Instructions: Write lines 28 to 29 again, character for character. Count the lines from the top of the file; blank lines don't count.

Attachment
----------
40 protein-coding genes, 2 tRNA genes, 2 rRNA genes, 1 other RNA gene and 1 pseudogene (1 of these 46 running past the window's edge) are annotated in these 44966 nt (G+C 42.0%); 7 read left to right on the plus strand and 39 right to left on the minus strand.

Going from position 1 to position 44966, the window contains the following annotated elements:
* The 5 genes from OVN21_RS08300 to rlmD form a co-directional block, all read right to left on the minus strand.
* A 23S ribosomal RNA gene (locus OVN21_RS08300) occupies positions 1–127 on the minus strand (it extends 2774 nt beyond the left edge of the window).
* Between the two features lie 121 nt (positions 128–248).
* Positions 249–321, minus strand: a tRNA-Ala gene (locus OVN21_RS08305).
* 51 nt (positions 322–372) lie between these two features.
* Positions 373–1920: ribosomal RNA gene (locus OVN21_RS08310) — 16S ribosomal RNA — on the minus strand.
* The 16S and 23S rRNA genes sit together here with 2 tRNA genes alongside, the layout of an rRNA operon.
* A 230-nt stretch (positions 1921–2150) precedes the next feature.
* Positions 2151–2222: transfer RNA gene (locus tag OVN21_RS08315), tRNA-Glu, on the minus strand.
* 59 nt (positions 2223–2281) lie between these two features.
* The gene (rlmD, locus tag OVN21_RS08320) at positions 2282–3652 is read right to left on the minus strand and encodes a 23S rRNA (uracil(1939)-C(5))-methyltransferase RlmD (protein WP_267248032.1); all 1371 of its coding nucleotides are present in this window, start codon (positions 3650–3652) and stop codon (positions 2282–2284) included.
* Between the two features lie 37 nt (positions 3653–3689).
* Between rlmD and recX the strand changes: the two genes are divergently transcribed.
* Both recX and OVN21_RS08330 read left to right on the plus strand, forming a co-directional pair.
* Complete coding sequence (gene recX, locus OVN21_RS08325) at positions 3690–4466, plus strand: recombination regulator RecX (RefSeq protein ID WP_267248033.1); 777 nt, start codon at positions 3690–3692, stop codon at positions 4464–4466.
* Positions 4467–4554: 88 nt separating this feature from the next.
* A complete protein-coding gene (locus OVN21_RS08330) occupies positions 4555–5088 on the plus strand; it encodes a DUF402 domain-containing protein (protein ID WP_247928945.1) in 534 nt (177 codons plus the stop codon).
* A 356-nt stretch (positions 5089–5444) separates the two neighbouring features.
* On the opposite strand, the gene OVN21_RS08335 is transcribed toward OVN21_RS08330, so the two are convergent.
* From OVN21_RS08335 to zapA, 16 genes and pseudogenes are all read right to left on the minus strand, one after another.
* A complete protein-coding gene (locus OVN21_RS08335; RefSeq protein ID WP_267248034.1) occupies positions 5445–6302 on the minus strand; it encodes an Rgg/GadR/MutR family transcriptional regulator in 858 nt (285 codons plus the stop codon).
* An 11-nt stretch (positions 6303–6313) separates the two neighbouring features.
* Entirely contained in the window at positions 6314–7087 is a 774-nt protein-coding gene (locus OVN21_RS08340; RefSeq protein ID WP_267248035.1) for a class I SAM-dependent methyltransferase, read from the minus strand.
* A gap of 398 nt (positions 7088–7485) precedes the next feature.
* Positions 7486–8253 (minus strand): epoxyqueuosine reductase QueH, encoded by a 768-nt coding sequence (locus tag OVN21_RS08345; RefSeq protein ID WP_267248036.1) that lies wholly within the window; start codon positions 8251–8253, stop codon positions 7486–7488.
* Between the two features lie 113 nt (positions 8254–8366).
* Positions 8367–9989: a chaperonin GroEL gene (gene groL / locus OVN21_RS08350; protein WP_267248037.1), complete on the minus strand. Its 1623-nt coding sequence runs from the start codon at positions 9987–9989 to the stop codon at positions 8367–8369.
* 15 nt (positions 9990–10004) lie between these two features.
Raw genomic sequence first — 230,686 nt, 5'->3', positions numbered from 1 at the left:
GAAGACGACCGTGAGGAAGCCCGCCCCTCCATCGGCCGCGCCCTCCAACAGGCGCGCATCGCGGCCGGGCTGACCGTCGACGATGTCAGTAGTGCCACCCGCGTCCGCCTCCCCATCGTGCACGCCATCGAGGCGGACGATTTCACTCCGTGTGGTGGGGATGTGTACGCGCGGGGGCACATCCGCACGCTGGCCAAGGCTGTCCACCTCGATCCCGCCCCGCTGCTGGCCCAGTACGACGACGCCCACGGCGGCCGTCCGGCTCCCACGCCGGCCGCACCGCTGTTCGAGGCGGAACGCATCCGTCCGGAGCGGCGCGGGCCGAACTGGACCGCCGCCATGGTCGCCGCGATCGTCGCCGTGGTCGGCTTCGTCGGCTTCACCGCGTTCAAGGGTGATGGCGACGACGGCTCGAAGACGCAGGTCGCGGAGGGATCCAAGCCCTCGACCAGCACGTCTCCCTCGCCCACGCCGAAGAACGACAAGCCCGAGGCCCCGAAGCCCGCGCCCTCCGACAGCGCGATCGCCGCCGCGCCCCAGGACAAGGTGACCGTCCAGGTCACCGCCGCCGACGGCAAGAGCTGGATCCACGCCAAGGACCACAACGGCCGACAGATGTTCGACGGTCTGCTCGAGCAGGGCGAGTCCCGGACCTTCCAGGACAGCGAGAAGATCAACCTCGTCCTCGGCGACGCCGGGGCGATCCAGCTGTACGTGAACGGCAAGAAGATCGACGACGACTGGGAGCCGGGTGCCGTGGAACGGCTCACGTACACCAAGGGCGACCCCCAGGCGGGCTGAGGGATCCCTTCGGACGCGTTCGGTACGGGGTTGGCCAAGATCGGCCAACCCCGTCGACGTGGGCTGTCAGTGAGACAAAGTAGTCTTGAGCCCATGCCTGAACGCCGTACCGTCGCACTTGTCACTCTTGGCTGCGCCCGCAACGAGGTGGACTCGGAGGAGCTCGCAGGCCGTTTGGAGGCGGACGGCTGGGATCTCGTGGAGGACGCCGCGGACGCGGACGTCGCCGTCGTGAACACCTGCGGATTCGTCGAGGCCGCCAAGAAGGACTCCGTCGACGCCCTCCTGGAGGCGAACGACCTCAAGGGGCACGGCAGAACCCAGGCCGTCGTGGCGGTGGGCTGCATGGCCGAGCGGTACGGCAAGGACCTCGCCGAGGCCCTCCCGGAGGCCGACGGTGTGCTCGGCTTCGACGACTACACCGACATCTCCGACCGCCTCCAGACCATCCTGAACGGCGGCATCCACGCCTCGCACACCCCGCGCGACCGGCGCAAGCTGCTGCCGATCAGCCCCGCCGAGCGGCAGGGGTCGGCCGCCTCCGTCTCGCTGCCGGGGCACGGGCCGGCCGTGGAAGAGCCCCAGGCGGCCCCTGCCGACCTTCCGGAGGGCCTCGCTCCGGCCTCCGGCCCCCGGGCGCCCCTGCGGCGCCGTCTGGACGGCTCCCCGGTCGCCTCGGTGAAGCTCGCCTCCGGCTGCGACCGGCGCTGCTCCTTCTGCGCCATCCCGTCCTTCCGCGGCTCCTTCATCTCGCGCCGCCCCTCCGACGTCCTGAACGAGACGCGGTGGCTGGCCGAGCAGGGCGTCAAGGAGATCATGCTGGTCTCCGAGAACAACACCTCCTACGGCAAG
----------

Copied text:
* Between the two features lie 113 nt (positions 8254–8366).
* Positions 8367–9989: a chaperonin GroEL gene (gene groL / locus OVN21_RS08350; protein WP_267248037.1), complete on the minus strand. Its 1623-nt coding sequence runs from the start codon at positions 9987–9989 to the stop codon at positions 8367–8369.